the existing ceiling was cut back from the shower wall and a sloped well was framed up to the new skylight.  we projected the ceiling into the well just enough to position a new concealed fluorescent uplight to add some evening drama.  to avoid any structural impact and keep things simple and raw, we allowed the existing rafters to run through the well exposed.

the wood is reclaimed douglas fir that was salvaged from an old willamette river dock and milled by creative woodworking.

right arm construction is the general contractor, and is doing a beautiful job.  check back soon for images of the finished project.

small project update

December 14, 2010

we recently completed work on a small bathroom remodel with some pleasing results.

the existing dropped sheetrock ceiling was removed to expose the original wood decking.  a carbonized bamboo cabinet provides a nice complement to the wood ceiling.

the existing shower compartment was replaced with a curbless all glass shower surround outfitted with a linear slot drain.

a duravit wall hung dual flush toilet is mounted on a background of simple white 3×6 tile in a stacked bond pattern.

a linear glass tile backsplash above the white quart countertop provides a hint of color.  trimless mirrored doors conceal a wall to wall medicine cabinet.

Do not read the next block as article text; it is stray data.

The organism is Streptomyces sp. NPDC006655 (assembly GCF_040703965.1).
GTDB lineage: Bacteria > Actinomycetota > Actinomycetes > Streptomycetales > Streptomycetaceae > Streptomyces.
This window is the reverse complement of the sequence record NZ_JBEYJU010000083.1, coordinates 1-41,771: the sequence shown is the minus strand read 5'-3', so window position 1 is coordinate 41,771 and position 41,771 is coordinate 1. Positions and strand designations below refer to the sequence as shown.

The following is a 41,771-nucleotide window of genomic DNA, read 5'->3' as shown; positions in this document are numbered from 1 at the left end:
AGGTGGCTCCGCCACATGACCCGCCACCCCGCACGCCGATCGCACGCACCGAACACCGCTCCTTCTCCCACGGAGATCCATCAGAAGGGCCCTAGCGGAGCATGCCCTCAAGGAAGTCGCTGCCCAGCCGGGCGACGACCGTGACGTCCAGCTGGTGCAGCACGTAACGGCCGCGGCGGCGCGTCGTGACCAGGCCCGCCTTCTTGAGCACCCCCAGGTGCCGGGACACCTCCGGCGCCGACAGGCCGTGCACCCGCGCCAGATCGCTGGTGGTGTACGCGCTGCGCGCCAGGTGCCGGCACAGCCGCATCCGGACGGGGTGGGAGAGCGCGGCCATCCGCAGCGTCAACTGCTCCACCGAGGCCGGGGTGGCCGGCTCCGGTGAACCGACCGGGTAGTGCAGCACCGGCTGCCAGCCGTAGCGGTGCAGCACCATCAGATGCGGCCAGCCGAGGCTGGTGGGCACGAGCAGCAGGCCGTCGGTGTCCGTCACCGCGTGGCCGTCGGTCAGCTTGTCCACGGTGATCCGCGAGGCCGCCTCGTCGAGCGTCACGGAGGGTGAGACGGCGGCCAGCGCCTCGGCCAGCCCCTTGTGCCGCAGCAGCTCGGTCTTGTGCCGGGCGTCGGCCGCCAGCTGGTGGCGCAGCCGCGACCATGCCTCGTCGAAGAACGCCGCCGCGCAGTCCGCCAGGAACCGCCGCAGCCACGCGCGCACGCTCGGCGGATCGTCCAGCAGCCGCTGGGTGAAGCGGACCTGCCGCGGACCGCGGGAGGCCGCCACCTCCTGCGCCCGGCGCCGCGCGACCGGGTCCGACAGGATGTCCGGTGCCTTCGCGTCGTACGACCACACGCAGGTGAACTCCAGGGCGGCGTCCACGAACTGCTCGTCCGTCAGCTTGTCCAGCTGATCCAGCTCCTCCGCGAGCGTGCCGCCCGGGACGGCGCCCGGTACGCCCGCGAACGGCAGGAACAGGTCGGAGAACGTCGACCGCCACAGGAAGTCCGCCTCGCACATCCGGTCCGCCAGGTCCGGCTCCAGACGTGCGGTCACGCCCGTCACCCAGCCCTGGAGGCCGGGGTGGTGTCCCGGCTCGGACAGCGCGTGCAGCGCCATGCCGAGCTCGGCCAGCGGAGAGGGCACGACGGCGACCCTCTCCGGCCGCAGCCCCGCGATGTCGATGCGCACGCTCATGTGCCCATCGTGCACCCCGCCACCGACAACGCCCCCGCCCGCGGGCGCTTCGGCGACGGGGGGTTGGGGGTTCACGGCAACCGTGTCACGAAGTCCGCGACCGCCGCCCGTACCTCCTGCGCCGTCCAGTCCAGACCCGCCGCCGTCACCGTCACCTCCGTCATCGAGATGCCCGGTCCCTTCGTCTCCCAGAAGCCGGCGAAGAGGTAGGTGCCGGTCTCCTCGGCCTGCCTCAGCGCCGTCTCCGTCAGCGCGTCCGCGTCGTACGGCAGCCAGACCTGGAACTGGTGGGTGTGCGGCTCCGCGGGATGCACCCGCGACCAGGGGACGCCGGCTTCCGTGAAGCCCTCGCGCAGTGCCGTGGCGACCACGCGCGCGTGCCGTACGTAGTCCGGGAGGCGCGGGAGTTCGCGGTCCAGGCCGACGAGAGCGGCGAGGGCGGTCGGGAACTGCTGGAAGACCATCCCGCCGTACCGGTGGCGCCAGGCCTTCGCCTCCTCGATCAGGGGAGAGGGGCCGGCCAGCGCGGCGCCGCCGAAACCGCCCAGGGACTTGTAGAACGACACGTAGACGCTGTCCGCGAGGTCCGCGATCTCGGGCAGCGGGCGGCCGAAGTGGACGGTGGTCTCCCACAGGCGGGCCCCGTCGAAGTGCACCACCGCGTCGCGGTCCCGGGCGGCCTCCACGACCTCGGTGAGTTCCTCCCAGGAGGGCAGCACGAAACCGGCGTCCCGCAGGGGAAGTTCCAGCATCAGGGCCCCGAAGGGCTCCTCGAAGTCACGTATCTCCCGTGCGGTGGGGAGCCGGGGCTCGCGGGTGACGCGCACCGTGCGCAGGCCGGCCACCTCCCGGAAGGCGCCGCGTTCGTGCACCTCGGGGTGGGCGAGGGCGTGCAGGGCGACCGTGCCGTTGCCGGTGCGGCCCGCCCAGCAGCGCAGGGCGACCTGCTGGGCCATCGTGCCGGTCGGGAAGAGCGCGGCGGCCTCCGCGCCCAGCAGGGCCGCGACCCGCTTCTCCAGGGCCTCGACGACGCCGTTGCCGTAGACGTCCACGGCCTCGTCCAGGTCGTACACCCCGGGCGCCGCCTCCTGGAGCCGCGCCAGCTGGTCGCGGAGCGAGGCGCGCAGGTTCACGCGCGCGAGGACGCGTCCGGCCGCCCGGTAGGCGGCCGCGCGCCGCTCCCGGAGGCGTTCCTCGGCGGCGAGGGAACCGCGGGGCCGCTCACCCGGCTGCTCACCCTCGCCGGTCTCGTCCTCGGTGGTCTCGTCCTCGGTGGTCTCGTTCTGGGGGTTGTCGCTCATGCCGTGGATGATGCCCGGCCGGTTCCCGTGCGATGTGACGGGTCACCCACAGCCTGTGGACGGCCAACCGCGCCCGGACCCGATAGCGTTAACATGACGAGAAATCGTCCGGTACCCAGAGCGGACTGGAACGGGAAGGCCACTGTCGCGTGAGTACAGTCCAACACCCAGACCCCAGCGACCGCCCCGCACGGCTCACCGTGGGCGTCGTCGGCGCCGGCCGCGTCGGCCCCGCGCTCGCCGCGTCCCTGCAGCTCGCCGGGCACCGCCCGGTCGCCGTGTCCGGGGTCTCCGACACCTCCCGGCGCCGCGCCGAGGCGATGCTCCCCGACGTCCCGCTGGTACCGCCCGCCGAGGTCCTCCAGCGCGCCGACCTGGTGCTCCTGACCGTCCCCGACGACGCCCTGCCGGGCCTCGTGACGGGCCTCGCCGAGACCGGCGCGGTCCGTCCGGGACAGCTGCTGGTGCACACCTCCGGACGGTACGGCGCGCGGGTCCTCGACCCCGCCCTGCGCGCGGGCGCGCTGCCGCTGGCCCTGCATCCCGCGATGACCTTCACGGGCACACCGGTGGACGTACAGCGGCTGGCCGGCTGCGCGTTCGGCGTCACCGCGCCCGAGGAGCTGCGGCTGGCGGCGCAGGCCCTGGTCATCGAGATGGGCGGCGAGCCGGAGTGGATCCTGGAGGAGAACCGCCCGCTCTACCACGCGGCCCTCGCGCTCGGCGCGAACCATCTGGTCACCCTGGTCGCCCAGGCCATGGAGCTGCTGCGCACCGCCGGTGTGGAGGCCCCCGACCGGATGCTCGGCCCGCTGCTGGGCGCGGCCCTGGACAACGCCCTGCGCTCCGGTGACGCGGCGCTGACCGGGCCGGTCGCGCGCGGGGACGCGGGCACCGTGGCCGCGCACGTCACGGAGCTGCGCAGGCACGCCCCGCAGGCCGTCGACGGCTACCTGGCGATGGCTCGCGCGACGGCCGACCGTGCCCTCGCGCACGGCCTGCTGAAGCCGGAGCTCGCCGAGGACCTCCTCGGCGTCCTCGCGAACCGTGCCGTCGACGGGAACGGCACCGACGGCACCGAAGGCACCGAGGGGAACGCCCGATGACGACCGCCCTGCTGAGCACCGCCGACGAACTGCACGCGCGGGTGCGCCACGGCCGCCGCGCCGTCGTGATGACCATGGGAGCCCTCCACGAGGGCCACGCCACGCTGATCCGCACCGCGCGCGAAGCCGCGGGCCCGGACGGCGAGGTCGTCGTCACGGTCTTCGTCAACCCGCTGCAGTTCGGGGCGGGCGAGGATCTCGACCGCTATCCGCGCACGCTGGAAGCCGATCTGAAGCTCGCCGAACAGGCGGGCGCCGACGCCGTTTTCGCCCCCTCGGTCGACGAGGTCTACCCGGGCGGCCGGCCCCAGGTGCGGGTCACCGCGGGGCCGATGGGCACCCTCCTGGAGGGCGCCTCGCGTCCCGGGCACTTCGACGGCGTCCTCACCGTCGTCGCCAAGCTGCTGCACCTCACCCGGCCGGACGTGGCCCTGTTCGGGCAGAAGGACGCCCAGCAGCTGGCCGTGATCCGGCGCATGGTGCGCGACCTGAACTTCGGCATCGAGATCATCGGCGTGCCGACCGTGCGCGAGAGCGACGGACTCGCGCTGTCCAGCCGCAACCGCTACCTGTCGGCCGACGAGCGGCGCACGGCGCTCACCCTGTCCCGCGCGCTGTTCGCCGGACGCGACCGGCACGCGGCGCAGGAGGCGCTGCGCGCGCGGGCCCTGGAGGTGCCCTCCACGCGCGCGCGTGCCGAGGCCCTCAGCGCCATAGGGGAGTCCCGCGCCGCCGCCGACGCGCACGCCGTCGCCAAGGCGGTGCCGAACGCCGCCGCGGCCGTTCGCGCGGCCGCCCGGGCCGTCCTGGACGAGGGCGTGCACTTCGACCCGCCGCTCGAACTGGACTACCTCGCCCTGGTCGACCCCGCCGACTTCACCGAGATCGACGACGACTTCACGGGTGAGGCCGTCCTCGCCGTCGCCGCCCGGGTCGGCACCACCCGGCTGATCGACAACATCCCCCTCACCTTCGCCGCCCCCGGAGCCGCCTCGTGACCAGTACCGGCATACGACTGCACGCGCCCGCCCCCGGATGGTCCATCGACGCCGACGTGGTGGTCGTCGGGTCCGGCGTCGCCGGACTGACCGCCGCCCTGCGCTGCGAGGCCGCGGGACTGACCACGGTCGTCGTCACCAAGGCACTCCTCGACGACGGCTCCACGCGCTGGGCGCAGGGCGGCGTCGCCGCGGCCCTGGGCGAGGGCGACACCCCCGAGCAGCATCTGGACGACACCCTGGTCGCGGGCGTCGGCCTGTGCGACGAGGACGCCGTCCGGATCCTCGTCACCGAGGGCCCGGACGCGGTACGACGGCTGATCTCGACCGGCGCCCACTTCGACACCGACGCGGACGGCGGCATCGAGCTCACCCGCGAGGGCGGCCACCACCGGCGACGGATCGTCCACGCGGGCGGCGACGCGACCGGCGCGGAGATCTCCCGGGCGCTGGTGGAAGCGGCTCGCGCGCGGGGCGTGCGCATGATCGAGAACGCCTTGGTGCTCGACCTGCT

linear porcelain tile provides a beautiful cost effective floor.  a perimeter soffit conceals new piping and accommodates uplighting.

another bathroom remodel project is in the works.  check back soon for the next small project update.

www.insituarchitecture.net

frankfurt kitchen

April 2, 2010

Just after the first WW, Enrnst May, Frankfurt’s city architect initiated an ambitious project to house millions of soldiers returning to Germany, as well as thousands of war widows.

May brought into his office a young but experienced Viennese architect, Grete Schütte-Lihotzky, to  design a modern, rational, work kitchen.

frankfurt kitchen | 1927 | grete schütte-lihotzky

The kitchen’s organizing principle is similar to that of the design of galleys in ships and trains of the era.  Its tiny size reflected a desire for efficiency and to save room for the living spaces of the flat.

frankfurt kitchen | 1927 | grete schütte-lihotzky

The kitchen’s innovative features included continuous work surfaces, a table for preparing food under a large window, storage bins with handles and spouts, an adjustable ceiling light, a movable stool, a concealed pass-through, drop-down ironing board, and cabinetry painted a deep blue to naturally repel flies.

frankfurt kitchen reconstruction | 1990 | MAK vienna

Lihotsky apparently drew endless diagrams of how cooks move in a kitchen to understand how to maximize efficiency.  The surfaces are at sitting height, so the cook didn’t have to be on her feet the whole time.

frankfurt kitchen reconstruction | 2006 | v+a museum

Probably the biggest innovation was to take the dining table out of the kitchen.  This simple galley working kitchen satisfied the modernists’ concern with hygiene and made for a more efficient floorplan.

frankfurt kitchen reconstruction | 2006 | v+a museum

Not only was the layout of the kitchen innovative, but so was its construction and affordability.  The cabinets were made without sides and backs to save cost, and special loans were made available to allow residents to buy a kitchen and pay it off with the monthly rent.

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Over 10,000 versions of the frankfurt kitchen were installed within a four-year period.  This small efficient kitchen became a standard in Europe throughout the 20th century.

in situ prior to dismantle and reconstruction

thanks patrick